it was insanely fast, quick, and intense. It was very intensive. It was very energetic. It really changed
me in many ways. So for instance,
I built my resume, which was just a one page
instead of five pages. And everyone who saw this
resume was astonished. And wow, you use
just the one base to represent all
your skills in it. And the energy I felt,
during this two weeks into workshops and even after,
I’ve completely changed. Till today, I still hear
[? Olivia ?] voices, as some of you
still hear it, when she is shouting in the evening,
I want to see all of you here at 8:30. Repeat after me, 8:30. so I’m not waking up
every day at 8:30, but I’m waking up early. I used to be a night owl. I’m now a morning bird. So also, for the
first time in my life, I got six invitations
for job interviews. And I was astonished. They were not just
any kind of company. They were top companies,
and some of them are multinational companies
and NGOs and agencies. And I, for the first
time in my life, not just [? because ?] I
had so many interviews, but I could also– which I did decline some
of the job offers I got. So I had to pick out between
the best, which I ended up doing my internship at UNICEF. So moving to my internship
at UNICEF, it was great. It was really marvelous. So UNICEF, it’s a
multinational agency. So basically, the official
language you’d speak usually is English. And every time, every
day, I meet new people. Every day, I meet a new person,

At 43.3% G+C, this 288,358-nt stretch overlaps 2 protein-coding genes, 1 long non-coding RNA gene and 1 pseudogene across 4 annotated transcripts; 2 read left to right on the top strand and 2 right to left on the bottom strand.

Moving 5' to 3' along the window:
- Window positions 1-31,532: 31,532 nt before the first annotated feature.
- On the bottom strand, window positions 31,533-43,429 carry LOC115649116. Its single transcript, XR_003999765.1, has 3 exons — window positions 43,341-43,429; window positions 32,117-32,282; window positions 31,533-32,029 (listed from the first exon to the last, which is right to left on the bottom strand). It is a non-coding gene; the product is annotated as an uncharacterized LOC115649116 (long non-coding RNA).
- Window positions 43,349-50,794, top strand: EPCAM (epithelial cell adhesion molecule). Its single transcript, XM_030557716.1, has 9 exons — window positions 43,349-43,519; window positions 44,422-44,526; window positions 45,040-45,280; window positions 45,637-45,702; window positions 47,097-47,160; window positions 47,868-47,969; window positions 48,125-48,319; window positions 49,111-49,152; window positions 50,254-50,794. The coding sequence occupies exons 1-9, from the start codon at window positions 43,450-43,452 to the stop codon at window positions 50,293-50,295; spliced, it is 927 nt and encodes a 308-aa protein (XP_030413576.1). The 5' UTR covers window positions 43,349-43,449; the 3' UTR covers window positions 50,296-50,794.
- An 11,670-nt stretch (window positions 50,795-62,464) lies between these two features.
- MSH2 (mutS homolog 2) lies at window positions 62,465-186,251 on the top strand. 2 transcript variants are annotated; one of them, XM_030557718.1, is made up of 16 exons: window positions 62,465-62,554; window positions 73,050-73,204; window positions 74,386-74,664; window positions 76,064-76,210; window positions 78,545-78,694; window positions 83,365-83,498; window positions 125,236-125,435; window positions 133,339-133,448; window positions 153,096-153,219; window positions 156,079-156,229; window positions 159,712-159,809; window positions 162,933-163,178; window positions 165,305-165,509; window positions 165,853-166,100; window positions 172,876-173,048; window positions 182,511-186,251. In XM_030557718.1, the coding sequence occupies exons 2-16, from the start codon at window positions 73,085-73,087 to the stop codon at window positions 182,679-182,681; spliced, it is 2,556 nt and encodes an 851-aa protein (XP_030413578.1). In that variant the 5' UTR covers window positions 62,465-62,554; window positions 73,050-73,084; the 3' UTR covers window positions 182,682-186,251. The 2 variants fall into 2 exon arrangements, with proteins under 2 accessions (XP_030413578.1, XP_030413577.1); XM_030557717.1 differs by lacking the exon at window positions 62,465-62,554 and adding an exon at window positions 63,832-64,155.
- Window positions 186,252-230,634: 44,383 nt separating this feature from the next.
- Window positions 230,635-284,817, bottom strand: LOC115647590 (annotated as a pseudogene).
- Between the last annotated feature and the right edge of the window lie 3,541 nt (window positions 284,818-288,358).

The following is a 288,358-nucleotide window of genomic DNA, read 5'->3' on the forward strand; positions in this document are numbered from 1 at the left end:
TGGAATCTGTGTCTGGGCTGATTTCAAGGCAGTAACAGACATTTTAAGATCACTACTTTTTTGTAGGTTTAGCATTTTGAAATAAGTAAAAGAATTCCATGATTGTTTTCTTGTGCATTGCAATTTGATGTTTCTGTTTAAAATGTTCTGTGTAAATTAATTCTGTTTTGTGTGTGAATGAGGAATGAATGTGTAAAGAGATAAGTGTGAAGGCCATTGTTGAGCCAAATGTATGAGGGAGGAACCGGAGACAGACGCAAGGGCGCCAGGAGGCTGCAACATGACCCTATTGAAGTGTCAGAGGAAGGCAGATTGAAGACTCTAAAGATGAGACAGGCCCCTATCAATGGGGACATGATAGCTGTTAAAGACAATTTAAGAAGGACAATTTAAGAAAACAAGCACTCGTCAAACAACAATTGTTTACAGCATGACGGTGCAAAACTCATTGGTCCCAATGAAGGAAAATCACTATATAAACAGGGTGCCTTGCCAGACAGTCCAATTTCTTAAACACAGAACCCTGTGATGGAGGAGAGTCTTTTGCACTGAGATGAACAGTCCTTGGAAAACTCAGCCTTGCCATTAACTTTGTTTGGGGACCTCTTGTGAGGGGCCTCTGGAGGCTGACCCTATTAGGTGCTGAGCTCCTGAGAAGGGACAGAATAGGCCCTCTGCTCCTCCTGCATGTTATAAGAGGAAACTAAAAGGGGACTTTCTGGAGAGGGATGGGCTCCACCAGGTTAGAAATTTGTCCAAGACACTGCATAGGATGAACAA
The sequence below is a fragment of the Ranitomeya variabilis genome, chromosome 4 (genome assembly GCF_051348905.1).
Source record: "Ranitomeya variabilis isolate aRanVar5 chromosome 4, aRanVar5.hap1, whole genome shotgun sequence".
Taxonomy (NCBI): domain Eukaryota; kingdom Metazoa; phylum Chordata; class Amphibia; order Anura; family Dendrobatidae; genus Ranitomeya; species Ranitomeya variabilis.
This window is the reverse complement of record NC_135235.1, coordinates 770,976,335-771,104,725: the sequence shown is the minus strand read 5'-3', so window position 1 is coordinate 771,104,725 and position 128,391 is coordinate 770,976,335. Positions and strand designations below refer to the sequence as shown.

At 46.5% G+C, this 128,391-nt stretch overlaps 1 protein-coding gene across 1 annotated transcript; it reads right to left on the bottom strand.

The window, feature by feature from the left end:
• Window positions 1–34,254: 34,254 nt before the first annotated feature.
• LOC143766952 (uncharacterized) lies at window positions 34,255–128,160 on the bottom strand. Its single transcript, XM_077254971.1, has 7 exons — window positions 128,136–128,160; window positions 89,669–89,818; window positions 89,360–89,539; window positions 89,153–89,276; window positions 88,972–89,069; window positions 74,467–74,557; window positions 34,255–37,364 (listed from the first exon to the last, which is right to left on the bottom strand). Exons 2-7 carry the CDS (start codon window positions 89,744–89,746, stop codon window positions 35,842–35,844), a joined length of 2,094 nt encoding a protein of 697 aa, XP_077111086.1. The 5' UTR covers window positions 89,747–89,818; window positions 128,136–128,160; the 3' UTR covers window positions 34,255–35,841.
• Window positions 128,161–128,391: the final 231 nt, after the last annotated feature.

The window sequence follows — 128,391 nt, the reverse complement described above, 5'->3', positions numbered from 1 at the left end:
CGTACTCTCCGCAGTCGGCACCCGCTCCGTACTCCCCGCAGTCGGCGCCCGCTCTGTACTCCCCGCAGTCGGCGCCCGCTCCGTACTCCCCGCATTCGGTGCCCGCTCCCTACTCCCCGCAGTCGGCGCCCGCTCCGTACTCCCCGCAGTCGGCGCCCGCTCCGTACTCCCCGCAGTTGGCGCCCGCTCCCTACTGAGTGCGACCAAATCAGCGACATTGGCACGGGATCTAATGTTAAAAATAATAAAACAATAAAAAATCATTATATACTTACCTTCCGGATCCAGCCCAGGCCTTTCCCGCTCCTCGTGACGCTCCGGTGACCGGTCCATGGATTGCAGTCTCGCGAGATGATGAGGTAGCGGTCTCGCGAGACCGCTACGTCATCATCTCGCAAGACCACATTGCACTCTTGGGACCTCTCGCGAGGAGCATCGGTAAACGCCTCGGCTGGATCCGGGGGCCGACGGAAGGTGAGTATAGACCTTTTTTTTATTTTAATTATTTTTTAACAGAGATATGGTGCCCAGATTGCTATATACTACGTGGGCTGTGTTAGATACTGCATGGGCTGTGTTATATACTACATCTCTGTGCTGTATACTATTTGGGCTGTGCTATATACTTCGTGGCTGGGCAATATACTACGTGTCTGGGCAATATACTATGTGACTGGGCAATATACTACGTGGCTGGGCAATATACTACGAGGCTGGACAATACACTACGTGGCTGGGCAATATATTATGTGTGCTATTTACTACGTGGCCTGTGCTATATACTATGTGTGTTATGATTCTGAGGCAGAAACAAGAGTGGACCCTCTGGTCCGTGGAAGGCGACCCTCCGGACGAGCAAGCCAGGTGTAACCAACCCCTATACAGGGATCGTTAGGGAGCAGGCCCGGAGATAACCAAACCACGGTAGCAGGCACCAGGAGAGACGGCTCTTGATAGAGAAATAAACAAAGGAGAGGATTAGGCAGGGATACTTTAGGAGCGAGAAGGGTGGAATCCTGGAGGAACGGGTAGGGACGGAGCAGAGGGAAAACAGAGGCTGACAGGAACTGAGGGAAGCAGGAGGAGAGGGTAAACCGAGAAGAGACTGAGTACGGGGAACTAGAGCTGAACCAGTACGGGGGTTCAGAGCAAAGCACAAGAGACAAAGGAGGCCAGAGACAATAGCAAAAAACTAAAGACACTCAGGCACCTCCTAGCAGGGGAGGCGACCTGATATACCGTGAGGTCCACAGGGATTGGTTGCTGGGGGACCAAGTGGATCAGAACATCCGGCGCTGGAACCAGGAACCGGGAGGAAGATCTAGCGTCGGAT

and I have to speak with them and make a new friendship. I made a lot of friendship
from people all over the world, from the US, UK,
Italy, Singapore, and many other countries. Not just that, I worked
with very dynamic teams. And as Robert once told us, that
this internship opportunities were not just gifts. We earned them. And we must prove that
we deserve to be chosen. In that way, I was the only data
science in the whole section. And in just the
three months, I wrote so many codes to analyze all
the statistics that they have for all the teams they got. And of this, I just
only use the knowledge I got from just the
first two courses. I didn’t use
machine-learning, because I haven’t learned them yet. But I did a lot
of many great job. And they were happy
also to offer me a job. But I wasn’t able to accept
it, since I was already got a scholarship to do my
PHD in electrical and computer engineering at University
of Lisbon, in Portugal. I was very excited. ReACT was a very important thing
to add also to my motivation letter on my resume, in order
to support my application. Now I’m working on a
neural network package using Julia language. Maybe some of you heard of. This package, or this open
source library, I’m working on is for testing the number
systems, which is part of my studies I’m working on. So I’m working on designing
the hardware chipsets for improving the performance
of the neural networks and machine-learnings. So eventually, ReACT
not just gave me the knowledge, which it was one
of the finest equalities I’ve ever gotten, it also gave
me access to opportunities that I’ve never dreamed of. It gave me also confidence. It gave me hope,
where people finally started to appreciate
my intelligence, my skills, my hard working. Yes, I got a PHD scholarship
in one of the most prestigious institutes in the field